Prof. Teresa Fitzpatrick, University of Geneva Switzerland (Europe)
- in-depth/constructive exchanges on approaches, methods or results
- Publication
- Research Infrastructure
- Exchange of personnel

Knowledge transfer events

Active participation

Title Type of contribution Date Place Persons involved
Die Bedeutung der Biodiversität für die Nahrungssicherheit 11.02.2014 Vitznau, Switzerland Gruissem Wilhelm;
Cassava value chain 17.09.2013 Uzwil, Switzerland Gruissem Wilhelm;
Crop improvement and food security 14.05.2013 Baden, Switzerland Gruissem Wilhelm;

Associated projects

Number Title Start Funding scheme
125783 Cassava Biotechnology: Solutions for Africa 01.12.2009 International Exploratory Workshops
119186 Defining vitamin B1 and B6 metabolism in plants: synthesis, regulation and transport 01.05.2008 SNSF Professorships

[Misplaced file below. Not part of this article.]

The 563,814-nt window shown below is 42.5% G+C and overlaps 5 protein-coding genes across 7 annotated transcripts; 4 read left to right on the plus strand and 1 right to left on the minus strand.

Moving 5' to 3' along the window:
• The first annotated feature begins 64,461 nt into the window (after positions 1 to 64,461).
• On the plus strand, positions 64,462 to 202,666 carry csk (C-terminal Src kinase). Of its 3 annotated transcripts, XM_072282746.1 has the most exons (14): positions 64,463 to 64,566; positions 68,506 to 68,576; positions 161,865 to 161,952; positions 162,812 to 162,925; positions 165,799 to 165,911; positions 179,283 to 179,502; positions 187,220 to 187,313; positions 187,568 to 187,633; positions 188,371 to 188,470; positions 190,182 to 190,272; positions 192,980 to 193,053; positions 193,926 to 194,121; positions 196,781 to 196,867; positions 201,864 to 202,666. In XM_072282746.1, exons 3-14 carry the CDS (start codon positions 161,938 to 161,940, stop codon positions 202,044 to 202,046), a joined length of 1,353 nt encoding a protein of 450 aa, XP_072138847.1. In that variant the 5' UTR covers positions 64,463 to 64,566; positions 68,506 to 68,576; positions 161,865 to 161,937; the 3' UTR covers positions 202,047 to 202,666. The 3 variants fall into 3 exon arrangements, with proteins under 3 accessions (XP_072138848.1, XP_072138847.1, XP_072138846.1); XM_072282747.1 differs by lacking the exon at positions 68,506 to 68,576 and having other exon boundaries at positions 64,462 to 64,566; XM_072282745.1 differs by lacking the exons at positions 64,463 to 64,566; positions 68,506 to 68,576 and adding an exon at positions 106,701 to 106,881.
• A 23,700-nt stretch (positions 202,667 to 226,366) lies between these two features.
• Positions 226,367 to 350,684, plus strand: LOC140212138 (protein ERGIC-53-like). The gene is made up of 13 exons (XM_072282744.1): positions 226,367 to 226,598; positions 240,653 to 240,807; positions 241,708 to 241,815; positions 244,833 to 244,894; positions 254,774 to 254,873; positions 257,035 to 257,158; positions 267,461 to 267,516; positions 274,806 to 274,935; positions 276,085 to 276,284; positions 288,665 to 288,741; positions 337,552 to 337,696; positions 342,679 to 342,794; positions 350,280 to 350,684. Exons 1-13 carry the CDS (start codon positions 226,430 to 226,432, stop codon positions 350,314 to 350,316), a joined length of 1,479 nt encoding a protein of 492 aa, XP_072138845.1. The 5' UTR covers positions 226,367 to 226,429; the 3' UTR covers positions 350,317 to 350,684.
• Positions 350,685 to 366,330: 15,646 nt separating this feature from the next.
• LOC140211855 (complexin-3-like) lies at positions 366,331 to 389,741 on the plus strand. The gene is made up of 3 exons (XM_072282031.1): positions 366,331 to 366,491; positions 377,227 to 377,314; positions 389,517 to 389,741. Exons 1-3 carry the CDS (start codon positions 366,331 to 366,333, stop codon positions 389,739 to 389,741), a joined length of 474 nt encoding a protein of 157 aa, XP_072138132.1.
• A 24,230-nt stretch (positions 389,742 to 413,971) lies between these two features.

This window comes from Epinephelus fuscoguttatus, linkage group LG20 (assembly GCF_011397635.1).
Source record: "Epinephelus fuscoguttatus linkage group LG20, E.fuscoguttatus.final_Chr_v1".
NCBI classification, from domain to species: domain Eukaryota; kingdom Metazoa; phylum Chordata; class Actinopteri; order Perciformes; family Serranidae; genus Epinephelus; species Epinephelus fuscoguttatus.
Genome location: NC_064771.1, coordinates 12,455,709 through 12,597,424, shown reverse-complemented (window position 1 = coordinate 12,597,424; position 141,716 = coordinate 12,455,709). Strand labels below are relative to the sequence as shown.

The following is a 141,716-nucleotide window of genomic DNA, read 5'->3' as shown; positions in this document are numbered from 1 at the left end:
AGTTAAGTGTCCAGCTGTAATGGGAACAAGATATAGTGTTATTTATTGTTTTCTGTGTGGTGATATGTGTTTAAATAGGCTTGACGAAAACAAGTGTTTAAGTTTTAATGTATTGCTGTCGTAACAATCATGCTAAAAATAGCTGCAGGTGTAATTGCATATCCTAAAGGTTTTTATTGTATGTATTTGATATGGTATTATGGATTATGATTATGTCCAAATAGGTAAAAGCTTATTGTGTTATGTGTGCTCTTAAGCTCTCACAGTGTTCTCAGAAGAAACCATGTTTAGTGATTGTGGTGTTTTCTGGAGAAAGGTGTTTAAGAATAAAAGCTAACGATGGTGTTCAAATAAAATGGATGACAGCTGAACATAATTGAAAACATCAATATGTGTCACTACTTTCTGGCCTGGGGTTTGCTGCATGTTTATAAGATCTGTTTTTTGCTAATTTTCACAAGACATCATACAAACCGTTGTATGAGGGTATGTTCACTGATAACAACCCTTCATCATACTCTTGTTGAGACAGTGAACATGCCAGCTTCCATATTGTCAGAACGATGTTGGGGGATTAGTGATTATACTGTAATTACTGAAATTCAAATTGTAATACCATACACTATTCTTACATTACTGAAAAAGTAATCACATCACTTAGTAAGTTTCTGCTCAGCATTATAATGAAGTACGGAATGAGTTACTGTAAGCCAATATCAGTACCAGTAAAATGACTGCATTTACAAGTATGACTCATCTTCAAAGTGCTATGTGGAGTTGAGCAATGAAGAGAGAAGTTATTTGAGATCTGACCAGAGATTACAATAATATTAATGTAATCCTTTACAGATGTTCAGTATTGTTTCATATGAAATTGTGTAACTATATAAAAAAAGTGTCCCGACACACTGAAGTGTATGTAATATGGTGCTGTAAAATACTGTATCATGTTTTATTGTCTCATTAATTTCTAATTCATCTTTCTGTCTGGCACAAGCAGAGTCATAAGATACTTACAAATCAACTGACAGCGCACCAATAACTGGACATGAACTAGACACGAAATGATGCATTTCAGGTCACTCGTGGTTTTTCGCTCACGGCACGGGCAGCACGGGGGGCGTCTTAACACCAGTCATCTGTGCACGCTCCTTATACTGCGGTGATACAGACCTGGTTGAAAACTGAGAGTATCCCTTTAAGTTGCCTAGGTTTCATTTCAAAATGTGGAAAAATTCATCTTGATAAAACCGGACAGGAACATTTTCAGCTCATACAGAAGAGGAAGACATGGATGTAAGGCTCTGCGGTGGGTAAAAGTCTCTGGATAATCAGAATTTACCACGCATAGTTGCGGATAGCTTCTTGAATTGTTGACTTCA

Rice and cassava are amongst the five most important staple crops. Improving their nutritional value represents a valuable option to improve the nutritional status of populations with a high reliance on rice and cassava as daily food. Both rice grains and cassava roots have a low content of several essential micronutrients, amongst which includes the vitamin B complex. In particular, vitamin B1 and B6 deficiencies lead to debilitating diseases such as beriberi and other neurological and immunological disorders. Recent progress made in the understanding of vitamin B1 and B6 metabolism using the model plant, Arabidopsis, opens the possibility to investigate their biosynthesis and regulation in crop species. Here we propose to perform a comprehensive quantification of the vitamin B1 and B6 content in farmer-­preferred rice and cassava cultivars. The rice and cassava orthologs involved in vitamin B1 and B6 biosynthesis will be identified and investigated analogous to model systems. The evaluation of the vitamin content diversity coupled to the identification of the vitamin biosynthesis orthologs will be instrumental to characterize the genetic diversity at the molecular level. Both regulation and sequence diversity will be evaluated in rice and cassava farmer-­preferred cultivars contrasting for vitamin B1 and B6 contents. Over-­expression of the rate-­limiting enzymes to increase vitamin B1 and B6 content in rice endosperm and cassava roots will be investigated in stable transgenic systems. Because of their recently identified antioxidant properties, increasing vitamin B1 and B6 contents could have the added benefit of enhancing abiotic stress resistance in rice and cassava. Abiotic stress resistance in relation to vitamin content will be investigated in both the farmer-­preferred cultivars and the transgenic lines. Thus, not only could this research result in rice and cassava with enhanced nutrient content but could also led to stress resistant varieties, especially in regions where the occurrence of abiotic stresses (i.e. drought and heat) has dramatically increased due to climate change representing a valuable option to address the issues of food quality and food security. The proposal combines the expertise of two laboratories to study and improve two crops of worldwide importance. With its strong anchor to farmer-­preferred cultivars, the proposed research has the potential to generate an immediate impact for end-­users and policy makers. In addition, the proposed research would provide a unique opportunity for two students to train to the doctoral level in two complementary research labs with state of the art techniques in their respective fields as well as molding a good foundation for a future career in research and/or policy-­making decisions.